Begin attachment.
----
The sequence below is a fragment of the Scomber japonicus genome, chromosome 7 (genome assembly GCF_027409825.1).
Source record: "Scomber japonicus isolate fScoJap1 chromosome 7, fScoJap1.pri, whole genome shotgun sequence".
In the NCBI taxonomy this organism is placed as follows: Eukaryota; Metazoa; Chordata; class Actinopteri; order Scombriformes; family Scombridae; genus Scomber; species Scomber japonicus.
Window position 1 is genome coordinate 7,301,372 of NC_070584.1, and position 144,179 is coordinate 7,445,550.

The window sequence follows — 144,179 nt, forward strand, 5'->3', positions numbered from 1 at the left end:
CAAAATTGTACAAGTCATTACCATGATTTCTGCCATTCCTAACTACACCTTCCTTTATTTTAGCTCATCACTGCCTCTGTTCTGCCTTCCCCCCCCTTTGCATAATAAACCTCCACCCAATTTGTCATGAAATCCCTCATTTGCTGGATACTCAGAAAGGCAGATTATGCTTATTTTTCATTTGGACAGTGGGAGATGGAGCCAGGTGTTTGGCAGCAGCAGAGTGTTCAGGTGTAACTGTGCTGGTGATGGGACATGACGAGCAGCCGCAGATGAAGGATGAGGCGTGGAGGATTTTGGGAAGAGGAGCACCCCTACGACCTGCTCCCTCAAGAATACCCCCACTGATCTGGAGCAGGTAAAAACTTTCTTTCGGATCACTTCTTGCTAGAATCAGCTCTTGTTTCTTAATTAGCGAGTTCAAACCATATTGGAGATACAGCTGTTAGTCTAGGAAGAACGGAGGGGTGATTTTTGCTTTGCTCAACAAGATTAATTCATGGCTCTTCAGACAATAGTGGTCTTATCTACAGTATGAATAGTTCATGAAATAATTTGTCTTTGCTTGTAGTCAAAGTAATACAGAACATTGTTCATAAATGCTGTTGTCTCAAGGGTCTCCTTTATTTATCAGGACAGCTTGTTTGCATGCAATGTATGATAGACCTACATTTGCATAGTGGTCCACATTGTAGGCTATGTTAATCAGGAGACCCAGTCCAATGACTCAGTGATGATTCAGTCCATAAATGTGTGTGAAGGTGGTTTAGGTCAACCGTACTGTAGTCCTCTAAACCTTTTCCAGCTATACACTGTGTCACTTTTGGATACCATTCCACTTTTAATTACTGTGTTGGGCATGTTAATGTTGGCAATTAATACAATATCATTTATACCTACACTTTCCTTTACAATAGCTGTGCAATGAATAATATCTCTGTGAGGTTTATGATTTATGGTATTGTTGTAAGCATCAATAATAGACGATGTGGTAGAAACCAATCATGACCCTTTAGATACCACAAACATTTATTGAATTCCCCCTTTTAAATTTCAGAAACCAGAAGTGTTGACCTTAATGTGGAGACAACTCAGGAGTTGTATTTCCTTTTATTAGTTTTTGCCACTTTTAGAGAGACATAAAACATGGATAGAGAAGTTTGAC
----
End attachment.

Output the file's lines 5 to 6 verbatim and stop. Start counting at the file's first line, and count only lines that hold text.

The window sequence follows — 144,179 nt, forward strand, 5'->3', positions numbered from 1 at the left end:
CAAAATTGTACAAGTCATTACCATGATTTCTGCCATTCCTAACTACACCTTCCTTTATTTTAGCTCATCACTGCCTCTGTTCTGCCTTCCCCCCCCTTTGCATAATAAACCTCCACCCAATTTGTCATGAAATCCCTCATTTGCTGGATACTCAGAAAGGCAGATTATGCTTATTTTTCATTTGGACAGTGGGAGATGGAGCCAGGTGTTTGGCAGCAGCAGAGTGTTCAGGTGTAACTGTGCTGGTGATGGGACATGACGAGCAGCCGCAGATGAAGGATGAGGCGTGGAGGATTTTGGGAAGAGGAGCACCCCTACGACCTGCTCCCTCAAGAATACCCCCACTGATCTGGAGCAGGTAAAAACTTTCTTTCGGATCACTTCTTGCTAGAATCAGCTCTTGTTTCTTAATTAGCGAGTTCAAACCATATTGGAGATACAGCTGTTAGTCTAGGAAGAACGGAGGGGTGATTTTTGCTTTGCTCAACAAGATTAATTCATGGCTCTTCAGACAATAGTGGTCTTATCTACAGTATGAATAGTTCATGAAATAATTTGTCTTTGCTTGTAGTCAAAGTAATACAGAACATTGTTCATAAATGCTGTTGTCTCAAGGGTCTCCTTTATTTATCAGGACAGCTTGTTTGCATGCAATGTATGATAGACCTACATTTGCATAGTGGTCCACATTGTAGGCTATGTTAATCAGGAGACCCAGTCCAATGACTCAGTGATGATTCAGTCCATAAATGTGTGTGAAGGTGGTTTAGGTCAACCGTACTGTAGTCCTCTAAACCTTTTCCAGCTATACACTGTGTCACTTTTGGATACCATTCCACTTTTAATTACTGTGTTGGGCATGTTAATGTTGGCAATTAATACAATATCATTTATACCTACACTTTCCTTTACAATAGCTGTGCAATGAATAATATCTCTGTGAGGTTTATGATTTATGGTATTGTTGTAAGCATCAATAATAGACGATGTGGTAGAAACCAATCATGACCCTTTAGATACCACAAACATTTATTGAATTCCCCCTTTTAAATTTCAGAAACCAGAAGTGTTGACCTTAATGTGGAGACAACTCAGGAGTTGTATTTCCTTTTATTAGTTTTTGCCACTTTTAGAGAGACATAAAACATGGATAGAGAAGTTTGAC